Starting university is, for most students, a big life change. You are moving away from your family and friends, and while this can lead to lots of new friends and opportunities, it can also be easy to feel socially isolated. Ibrahim, Kelly, Adams and Glazebrook (2013) analysed 24 different studies looking at rates of depression among university students from a range of cultures and found that there was a mean prevalence of 30.6%. This a much higher rate than is normally found in the general population. The Mind website states that 3.3 in 100 people in England are diagnosed with depression (McManus, Bebbington, Jenkins, & Brugha, 2016). This suggests that university is a difficult time for a lot of people in terms of their mental health as prevalence rates among students are high.
So, we decided to encourage students to communicate with someone to spread a little bit of happiness!
Turning that frown upside down: What we did
We created a postcard designed for students to give to a friend. We had 1000 postcards printed and we distributed them around campus. In some locations we left sign-up sheets and a stack of postcards for people to help themselves to and in other locations we stood and gave them out in person (e.g. outside the library and in several cafes around campus).
We based our project on the behavioural concept of implementation intentions. We thought it was interesting that getting someone to pledge the specifics of when, where and what they are going to do, makes it more likely that they will follow through and do it.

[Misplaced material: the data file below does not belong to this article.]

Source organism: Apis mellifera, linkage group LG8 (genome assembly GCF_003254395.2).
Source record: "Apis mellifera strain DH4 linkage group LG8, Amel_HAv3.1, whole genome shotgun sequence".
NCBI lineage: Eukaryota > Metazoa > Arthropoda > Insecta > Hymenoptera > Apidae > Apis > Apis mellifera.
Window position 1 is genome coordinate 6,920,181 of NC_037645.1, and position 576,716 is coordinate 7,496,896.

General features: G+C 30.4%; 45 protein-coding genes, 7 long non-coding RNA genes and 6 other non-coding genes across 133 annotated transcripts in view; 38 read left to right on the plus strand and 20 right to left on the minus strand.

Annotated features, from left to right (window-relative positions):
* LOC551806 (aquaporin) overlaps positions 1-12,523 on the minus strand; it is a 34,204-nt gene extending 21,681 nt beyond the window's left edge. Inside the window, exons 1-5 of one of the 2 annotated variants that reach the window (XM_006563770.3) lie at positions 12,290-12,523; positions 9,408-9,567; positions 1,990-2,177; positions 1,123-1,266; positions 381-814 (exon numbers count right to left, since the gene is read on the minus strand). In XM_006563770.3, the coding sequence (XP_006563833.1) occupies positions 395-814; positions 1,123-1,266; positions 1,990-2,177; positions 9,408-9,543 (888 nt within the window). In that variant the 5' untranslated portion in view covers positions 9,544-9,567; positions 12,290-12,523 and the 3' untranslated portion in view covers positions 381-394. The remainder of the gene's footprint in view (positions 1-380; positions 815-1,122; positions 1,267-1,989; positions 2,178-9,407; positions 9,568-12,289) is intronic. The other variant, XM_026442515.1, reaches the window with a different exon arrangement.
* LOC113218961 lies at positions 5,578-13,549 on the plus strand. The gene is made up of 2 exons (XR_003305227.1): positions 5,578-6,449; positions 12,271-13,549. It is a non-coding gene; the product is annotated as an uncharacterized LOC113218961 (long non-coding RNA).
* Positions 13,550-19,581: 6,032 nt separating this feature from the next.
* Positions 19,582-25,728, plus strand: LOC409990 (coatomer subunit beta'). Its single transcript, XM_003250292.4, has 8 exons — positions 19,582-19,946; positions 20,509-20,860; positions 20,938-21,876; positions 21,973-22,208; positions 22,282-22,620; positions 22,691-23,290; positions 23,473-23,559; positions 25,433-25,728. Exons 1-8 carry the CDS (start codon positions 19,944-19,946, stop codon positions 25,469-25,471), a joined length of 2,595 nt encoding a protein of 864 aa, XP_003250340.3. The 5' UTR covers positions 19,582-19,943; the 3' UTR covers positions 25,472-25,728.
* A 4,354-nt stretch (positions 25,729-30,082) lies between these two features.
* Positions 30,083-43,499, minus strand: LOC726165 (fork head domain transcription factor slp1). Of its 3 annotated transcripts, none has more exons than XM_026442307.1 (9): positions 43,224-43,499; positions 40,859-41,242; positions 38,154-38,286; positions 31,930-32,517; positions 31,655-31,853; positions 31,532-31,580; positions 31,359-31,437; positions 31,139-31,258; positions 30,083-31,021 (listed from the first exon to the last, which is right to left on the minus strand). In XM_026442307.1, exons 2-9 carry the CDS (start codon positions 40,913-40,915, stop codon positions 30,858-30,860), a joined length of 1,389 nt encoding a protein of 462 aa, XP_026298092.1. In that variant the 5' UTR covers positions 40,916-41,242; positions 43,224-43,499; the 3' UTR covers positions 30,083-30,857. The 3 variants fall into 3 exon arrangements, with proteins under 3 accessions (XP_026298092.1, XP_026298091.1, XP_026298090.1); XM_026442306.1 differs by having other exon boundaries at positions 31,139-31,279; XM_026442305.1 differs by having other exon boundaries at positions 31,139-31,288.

We know that many students suffer with poor mental health during their time at university on top of stress, loneliness, homesickness and much more. It is easy for students to lose touch with their friends when their workload increases. We wanted to encourage students to gift a little note to a friend, family member or stranger to brighten that person’s day. It is important that we stay in touch with our loved ones in times of stress and just starting the conversation can sometimes be difficult.
Gollwitzer (1999) describes implementation intentions as ‘the when, where and how’ underlying a goal intention. For example, for the goal intention of losing weight, one of the implementation intentions might be to exercise daily for 60 minutes after work. You can think of implementation intentions as the instructions that you need to follow in order to fulfil your goal.
Research has shown that if you explicitly state your implementation intentions, you will be more likely to complete your goal. For example, Orbell, Hodgkins and Sheeran (1997) asked female participants how strongly they intended to perform a breast self-examination within the next month. Then, some of the participants were also asked to state when and where they would do this (implementation intentions). Of those who had strong goals to complete the self-exam, 100% went through with it if they had also provided implementation intentions, compared to only 53% of those who did not provide implementation intentions.
In our project, we asked people to write down when they would send the postcard (today, tomorrow or next week) and who they would send it to (friend, family or other). This formed each individual’s implementation intentions for sending their post card. Based on the research, anyone who took a postcard and filled in the implementation intentions should be more likely to actually send it than if we hadn’t asked them to provide this information.